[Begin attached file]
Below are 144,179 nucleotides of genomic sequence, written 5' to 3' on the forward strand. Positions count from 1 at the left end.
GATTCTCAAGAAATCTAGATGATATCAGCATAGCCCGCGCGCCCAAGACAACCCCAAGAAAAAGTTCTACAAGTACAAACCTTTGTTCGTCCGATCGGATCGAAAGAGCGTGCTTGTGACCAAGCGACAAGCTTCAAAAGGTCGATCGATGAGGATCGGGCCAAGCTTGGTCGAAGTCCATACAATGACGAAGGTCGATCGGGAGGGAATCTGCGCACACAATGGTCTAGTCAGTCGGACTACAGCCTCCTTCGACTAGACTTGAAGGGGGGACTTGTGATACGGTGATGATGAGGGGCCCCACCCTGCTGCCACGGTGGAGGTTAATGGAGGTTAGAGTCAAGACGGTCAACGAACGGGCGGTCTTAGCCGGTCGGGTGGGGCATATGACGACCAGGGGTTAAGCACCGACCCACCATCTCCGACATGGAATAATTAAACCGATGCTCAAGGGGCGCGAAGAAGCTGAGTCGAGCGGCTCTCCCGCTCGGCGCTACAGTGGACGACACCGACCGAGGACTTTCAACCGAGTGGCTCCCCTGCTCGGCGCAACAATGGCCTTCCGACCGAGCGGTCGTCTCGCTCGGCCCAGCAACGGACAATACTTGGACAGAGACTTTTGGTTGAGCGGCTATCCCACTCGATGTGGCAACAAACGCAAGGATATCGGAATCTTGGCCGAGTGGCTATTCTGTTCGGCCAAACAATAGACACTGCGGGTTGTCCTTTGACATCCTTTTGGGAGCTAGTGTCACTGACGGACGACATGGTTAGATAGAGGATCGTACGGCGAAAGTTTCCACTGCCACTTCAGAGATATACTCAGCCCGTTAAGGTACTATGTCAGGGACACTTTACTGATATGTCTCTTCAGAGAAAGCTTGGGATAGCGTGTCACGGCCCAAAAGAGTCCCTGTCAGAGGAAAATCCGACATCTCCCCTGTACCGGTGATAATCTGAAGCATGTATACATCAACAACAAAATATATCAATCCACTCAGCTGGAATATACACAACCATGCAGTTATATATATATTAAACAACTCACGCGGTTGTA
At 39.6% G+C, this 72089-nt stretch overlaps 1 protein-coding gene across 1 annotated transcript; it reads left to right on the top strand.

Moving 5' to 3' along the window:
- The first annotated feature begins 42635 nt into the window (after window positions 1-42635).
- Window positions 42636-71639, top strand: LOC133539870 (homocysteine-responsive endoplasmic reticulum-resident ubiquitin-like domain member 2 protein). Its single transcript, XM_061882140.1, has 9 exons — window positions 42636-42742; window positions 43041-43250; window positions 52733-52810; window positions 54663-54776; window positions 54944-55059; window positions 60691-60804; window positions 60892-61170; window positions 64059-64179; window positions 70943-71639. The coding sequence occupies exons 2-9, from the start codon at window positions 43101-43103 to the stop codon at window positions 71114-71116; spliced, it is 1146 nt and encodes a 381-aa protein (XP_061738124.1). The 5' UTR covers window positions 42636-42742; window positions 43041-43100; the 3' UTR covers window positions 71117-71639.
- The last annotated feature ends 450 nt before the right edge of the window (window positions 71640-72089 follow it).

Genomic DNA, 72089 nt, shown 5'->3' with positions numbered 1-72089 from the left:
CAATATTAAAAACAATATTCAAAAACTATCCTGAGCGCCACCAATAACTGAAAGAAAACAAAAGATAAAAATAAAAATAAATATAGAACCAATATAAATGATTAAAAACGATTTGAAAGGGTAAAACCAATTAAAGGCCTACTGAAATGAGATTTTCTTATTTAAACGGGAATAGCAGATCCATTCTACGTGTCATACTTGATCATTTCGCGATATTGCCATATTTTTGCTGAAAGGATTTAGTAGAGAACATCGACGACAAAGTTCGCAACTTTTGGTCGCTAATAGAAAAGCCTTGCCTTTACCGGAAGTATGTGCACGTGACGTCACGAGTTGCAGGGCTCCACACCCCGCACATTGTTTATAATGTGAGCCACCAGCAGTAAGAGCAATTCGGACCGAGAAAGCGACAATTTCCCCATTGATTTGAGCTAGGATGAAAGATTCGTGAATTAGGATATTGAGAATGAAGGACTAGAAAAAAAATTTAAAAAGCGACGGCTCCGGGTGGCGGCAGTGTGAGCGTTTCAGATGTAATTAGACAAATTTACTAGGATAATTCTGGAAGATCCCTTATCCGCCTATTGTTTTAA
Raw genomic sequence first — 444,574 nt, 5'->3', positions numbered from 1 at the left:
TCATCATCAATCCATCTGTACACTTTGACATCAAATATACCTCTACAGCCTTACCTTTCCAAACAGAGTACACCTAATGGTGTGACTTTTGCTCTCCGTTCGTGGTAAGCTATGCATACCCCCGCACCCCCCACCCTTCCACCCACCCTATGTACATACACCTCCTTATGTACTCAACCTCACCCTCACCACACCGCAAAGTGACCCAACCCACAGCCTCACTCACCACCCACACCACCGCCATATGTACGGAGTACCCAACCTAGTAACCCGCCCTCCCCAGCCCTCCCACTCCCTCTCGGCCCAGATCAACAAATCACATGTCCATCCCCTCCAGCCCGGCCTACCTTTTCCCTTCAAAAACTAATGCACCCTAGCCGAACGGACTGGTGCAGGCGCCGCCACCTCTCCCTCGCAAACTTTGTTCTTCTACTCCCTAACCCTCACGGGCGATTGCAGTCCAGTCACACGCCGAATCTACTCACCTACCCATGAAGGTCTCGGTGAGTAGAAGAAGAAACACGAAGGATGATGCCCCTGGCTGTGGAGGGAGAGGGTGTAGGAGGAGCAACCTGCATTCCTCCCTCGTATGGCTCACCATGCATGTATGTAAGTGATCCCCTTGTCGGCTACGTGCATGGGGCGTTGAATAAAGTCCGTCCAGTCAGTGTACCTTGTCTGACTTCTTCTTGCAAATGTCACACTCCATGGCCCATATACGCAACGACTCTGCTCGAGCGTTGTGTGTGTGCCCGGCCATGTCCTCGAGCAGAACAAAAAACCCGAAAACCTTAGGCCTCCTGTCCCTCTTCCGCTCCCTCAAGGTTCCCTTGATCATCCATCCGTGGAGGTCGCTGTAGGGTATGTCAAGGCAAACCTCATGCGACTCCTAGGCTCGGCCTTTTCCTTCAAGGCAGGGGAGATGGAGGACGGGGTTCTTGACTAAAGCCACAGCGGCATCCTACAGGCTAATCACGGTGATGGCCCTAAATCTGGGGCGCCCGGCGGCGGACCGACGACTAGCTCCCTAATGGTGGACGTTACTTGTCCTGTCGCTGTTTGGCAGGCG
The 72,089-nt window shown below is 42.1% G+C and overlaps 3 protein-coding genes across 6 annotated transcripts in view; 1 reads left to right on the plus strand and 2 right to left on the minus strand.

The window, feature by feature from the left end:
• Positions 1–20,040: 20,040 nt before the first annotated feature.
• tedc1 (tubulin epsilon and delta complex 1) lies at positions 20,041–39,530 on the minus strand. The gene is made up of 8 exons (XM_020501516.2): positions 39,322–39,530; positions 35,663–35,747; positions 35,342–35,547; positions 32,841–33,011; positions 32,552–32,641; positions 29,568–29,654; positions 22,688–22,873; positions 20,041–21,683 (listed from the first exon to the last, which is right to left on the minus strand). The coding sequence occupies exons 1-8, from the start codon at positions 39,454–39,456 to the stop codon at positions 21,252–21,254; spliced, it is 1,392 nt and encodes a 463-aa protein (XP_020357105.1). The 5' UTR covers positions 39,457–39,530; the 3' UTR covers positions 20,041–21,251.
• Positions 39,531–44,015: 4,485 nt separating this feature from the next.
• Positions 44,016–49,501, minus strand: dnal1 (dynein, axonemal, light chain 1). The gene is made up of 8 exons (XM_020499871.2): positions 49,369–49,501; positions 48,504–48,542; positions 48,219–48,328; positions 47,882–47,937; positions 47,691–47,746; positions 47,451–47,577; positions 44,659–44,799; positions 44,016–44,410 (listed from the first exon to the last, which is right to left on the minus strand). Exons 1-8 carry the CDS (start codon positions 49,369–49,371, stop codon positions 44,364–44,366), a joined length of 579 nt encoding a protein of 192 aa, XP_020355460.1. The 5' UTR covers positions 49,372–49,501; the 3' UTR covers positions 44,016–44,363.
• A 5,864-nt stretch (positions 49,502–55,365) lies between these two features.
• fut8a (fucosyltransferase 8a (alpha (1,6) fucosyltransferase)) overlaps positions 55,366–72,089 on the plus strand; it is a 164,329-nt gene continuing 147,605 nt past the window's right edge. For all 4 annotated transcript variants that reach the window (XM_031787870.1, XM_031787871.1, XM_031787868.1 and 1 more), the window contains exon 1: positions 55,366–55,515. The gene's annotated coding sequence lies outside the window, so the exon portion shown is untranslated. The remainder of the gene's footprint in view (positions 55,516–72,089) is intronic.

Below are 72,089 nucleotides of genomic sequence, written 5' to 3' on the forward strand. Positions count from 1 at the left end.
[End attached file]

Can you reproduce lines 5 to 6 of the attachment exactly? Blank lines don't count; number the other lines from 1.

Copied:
- The first annotated feature begins 42635 nt into the window (after window positions 1-42635).
- Window positions 42636-71639, top strand: LOC133539870 (homocysteine-responsive endoplasmic reticulum-resident ubiquitin-like domain member 2 protein). Its single transcript, XM_061882140.1, has 9 exons — window positions 42636-42742; window positions 43041-43250; window positions 52733-52810; window positions 54663-54776; window positions 54944-55059; window positions 60691-60804; window positions 60892-61170; window positions 64059-64179; window positions 70943-71639. The coding sequence occupies exons 2-9, from the start codon at window positions 43101-43103 to the stop codon at window positions 71114-71116; spliced, it is 1146 nt and encodes a 381-aa protein (XP_061738124.1). The 5' UTR covers window positions 42636-42742; window positions 43041-43100; the 3' UTR covers window positions 71117-71639.